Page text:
These images represent my vision as to how i see a moving image. Camera settings are as follows Shutter 30seconds F20 iso100. The subjects in the pictures IE the cars and boats, are moving which is why the lights are the only things you see left from the cars and boats.
1895–1918 German Empire
The history of cinema in Germany can be traced back to the years shortly after the medium’s birth. On November 1, 1895 Max Skladanowsky and his brother Emil demonstrated their self-invented film projector the Bioscop at the Wintergarten music hall in Berlin. A 15-minute series of eight short films, it was the first screening of films to a paying audience in Europe. This performance pre-dated the first paying public display of the Lumière brothers‘ Cinematographe in Paris on December 28 of the same year, a performance that Max Skladanowsky attended and at which he was able to ascertain that the Cinematographe was technically superior to his Bioscop. Other German film pioneers included the Berliners Oskar Messter and Max Gliewe, two of several individuals who independently in 1896 first used a Geneva drive (which allows the film to be advanced intermittently one frame at a time) in a projector, and the cinematographer Guido Seeber.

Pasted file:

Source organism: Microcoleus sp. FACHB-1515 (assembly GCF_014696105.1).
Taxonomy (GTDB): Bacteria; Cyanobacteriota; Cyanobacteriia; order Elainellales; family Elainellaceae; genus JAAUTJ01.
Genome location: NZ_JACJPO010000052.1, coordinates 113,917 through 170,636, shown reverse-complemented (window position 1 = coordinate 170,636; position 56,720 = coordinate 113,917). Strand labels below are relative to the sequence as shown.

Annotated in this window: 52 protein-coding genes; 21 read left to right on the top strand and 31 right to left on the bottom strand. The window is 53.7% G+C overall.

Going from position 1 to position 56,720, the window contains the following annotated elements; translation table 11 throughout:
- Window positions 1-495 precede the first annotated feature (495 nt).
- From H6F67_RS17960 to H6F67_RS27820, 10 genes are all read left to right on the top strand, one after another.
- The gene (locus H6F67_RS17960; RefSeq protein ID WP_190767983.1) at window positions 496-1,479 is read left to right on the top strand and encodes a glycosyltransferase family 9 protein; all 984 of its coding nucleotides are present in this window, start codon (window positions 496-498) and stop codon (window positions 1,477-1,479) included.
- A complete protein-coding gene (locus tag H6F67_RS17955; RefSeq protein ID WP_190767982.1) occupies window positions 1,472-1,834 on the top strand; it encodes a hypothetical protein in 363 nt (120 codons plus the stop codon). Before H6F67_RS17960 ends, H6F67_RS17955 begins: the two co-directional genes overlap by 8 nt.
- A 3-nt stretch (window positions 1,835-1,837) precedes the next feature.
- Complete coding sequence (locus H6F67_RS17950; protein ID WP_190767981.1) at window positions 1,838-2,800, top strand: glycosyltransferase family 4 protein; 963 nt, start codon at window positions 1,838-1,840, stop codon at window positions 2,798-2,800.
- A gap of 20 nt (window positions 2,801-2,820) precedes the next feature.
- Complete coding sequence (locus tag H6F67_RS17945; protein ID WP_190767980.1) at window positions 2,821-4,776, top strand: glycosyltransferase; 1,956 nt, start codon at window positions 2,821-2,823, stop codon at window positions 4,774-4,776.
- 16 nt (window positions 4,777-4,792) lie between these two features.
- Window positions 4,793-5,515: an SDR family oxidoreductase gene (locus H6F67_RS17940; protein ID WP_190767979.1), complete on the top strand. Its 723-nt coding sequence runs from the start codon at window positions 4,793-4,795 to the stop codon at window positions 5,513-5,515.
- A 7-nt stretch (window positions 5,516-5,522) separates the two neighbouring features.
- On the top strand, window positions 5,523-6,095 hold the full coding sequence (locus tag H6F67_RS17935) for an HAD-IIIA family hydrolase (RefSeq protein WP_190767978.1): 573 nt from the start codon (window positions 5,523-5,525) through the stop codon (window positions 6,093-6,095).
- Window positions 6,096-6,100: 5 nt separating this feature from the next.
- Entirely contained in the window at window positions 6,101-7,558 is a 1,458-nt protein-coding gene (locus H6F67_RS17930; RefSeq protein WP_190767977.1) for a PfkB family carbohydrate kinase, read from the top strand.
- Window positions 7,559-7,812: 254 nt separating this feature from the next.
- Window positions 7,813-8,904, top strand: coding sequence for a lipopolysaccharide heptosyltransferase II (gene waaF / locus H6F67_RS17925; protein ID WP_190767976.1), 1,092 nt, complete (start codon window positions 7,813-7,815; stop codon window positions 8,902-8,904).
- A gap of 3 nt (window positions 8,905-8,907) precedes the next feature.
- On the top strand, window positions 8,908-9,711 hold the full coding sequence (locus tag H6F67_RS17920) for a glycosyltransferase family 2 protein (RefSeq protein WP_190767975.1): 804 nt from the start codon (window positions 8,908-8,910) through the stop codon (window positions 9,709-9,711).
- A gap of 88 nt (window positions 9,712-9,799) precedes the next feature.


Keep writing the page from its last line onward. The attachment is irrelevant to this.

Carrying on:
Museum of the Moving Image (London)
An exhibition called Moving Pictures ran at the Sheffield Millennium Galleries 14 February – 19 May 2002. The exhibition offered a scaled down version of MOMI using actors and items from the museum collection to tell the history of the moving image. It was planned as the first location of a touring exhibition but was not well received and the tour was cancelled. Later in October 2002 the BFI announced it no longer planned to recreate MOMI.
The MOMI site reopened as BFI Southbank on 14 March 2007, providing a new entrance to the National Film Theatre complex. In addition to the existing three cinemas showcasing the best historical and contemporary film from around the world, the BFI Southbank site has a gallery, a mediatheque of British film and television, and a bookshop within an active programme that includes the annual London Film Festival. Although there was talk thatBradford‘s National Media Museum planned to open a London venue, London still has no publicly funded film museum.